Jimmy Evans on When Misplaced Priorities Get in the Way of a Good Marriage

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Early in my marriage, I was reading the 2nd chapter of Genesis. It describes Adam and Even in the Garden. I had read it many times, but this time God helped me understand it in the context of marriage. He used it to bring my marriage back from the brink of divorce.

In Genesis 2:24-25, God speaks His first words about marriage. I call these the “four laws of love.” They are guidelines God gives about marriage. When we follow them, the success of this relationship at the center of civilization is all but guaranteed.

The very first law in this passage is what I call the Law of Priority. It’s one that trips up many of the thousands of couples I’ve counseled over the years. We see the prominence of priority in the first part of Genesis 2:25 — “a man shall leave his father and mother.”

Before marriage, the highest commitment and devotion in a person’s life is to their parents. This changes at the altar. God designed marriage to operate as the most important human relationship in our lives, second in priority only to our relationship with Him.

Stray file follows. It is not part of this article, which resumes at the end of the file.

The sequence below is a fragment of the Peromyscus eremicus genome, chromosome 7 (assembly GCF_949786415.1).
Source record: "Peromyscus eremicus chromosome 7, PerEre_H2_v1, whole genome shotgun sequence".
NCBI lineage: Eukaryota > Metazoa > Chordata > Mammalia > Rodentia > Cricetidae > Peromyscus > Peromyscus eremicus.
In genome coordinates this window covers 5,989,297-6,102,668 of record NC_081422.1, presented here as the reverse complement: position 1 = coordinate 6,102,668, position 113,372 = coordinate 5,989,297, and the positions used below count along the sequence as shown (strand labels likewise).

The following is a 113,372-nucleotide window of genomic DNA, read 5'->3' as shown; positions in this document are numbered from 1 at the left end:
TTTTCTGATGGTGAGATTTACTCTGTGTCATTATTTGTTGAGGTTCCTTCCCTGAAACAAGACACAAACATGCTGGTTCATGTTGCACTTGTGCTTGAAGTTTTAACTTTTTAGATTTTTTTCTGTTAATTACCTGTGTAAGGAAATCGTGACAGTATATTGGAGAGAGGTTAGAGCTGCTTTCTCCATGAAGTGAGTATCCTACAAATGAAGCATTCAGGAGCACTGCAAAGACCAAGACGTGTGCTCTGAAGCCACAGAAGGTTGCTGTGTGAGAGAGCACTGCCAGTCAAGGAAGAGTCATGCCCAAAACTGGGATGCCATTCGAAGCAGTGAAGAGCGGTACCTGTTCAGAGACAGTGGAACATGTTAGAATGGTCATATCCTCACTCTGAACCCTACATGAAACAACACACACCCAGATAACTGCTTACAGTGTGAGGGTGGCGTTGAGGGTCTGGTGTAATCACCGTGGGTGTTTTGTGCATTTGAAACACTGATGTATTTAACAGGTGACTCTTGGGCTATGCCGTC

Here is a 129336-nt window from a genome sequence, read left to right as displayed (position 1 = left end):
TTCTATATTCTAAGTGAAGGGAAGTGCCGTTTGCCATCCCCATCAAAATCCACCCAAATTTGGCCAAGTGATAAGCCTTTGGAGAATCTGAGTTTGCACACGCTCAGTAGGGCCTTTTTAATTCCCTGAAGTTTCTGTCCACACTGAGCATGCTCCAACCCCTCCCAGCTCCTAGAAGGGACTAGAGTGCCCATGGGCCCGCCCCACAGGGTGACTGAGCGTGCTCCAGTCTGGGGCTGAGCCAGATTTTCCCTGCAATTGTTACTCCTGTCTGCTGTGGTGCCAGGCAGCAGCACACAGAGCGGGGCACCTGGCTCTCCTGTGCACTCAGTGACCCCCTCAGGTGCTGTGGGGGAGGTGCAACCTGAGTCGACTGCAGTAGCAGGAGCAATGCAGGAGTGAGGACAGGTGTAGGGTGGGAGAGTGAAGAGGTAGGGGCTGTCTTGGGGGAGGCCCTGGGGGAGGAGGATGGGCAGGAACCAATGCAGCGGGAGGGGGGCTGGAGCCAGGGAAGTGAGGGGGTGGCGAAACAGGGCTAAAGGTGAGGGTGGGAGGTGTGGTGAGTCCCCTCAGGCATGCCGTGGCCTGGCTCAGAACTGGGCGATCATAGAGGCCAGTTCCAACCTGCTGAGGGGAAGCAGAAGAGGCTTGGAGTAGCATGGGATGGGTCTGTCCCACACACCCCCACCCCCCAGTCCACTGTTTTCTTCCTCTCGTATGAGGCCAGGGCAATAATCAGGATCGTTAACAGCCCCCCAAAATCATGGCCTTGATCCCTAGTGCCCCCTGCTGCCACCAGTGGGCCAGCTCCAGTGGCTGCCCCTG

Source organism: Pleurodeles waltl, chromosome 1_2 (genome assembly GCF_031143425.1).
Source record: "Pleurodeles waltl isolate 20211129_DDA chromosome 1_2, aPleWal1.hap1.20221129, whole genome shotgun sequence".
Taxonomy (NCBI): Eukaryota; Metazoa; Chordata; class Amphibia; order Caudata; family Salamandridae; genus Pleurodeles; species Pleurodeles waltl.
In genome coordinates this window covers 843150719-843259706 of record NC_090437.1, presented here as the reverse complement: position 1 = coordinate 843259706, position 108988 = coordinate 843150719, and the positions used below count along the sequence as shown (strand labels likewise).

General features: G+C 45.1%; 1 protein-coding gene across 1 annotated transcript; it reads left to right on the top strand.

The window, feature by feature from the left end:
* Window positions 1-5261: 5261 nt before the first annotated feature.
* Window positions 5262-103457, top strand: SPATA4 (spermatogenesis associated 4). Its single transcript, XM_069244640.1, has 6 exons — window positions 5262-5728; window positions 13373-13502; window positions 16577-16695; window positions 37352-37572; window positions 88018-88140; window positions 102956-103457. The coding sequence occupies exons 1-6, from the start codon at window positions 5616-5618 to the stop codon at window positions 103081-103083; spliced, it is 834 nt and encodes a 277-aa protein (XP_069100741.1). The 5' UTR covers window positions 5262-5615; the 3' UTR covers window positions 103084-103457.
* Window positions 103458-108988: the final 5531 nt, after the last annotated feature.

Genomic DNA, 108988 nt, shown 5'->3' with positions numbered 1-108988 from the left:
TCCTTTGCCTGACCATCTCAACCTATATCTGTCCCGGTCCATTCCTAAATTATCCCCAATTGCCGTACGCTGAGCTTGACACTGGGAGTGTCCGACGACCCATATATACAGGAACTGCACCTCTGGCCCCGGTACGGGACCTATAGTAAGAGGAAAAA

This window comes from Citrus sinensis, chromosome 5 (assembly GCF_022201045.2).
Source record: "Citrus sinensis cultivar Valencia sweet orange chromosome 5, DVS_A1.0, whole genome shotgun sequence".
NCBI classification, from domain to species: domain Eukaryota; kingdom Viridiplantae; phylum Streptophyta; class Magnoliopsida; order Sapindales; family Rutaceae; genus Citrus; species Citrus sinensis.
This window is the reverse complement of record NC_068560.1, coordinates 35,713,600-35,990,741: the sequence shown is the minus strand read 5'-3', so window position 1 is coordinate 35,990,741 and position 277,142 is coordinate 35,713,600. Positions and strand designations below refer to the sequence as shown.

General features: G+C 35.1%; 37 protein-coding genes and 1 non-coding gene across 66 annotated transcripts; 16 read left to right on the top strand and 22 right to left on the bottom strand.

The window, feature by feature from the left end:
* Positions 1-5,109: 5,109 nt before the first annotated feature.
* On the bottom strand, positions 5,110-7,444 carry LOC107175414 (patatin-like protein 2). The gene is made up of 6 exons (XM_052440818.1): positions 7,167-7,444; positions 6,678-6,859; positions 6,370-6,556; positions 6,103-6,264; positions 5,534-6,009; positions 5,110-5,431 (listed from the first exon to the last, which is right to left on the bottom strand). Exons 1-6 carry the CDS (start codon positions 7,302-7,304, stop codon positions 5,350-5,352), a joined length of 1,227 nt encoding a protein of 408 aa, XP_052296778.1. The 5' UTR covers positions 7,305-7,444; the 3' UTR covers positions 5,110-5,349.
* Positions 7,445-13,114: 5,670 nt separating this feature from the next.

Look at any problem that may exist in your own marriage and it won’t take long to see that those issues stem from misplaced priorities. If we prioritize any other human relationship or interest above our spouse, our marriage will struggle.

To see how it happens, think back to the beginning of your relationship. When a couple starts dating or begins to fall in love, they pay close attention to the relationship. They spend time with each other regularly. They sacrifice to meet each other’s needs. They defend the relationship against competing demands.

Once engaged, this continues up to the wedding. They spend time together and focus attention on each other. The honeymoon is wonderful. After tying the knot, the excitement of a new living situation keeps things going — especially for a younger couple. If problems arise, the husband and wife work together to communicate and find solutions.

Within a few years, though, a couple of different things happen. One or both spouses gain more responsibilities at work. Their careers progress. And within a few years, the couple begins to have children. According to research, the shift from childless newlyweds to parenthood is when the satisfaction level of a marriage begins to drop significantly.

At this stage, early problems may be ignored or masked. It’s easy to let those things slide because both parents are busy at work — or because both are focused on a baby. These problems aren’t solved. They are simply pushed aside. Unaddressed, they begin to magnify. Dissatisfaction or frustration start to fester.

Even if both parents work, the differences between men and women at this stage are very real. Women are instinctively nurturing. A new mother will pour her attention into caring for the child. Men instinctively want to be providers, and a husband will give more attention into his career.

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SOURCE: Christian Post, Jimmy Evans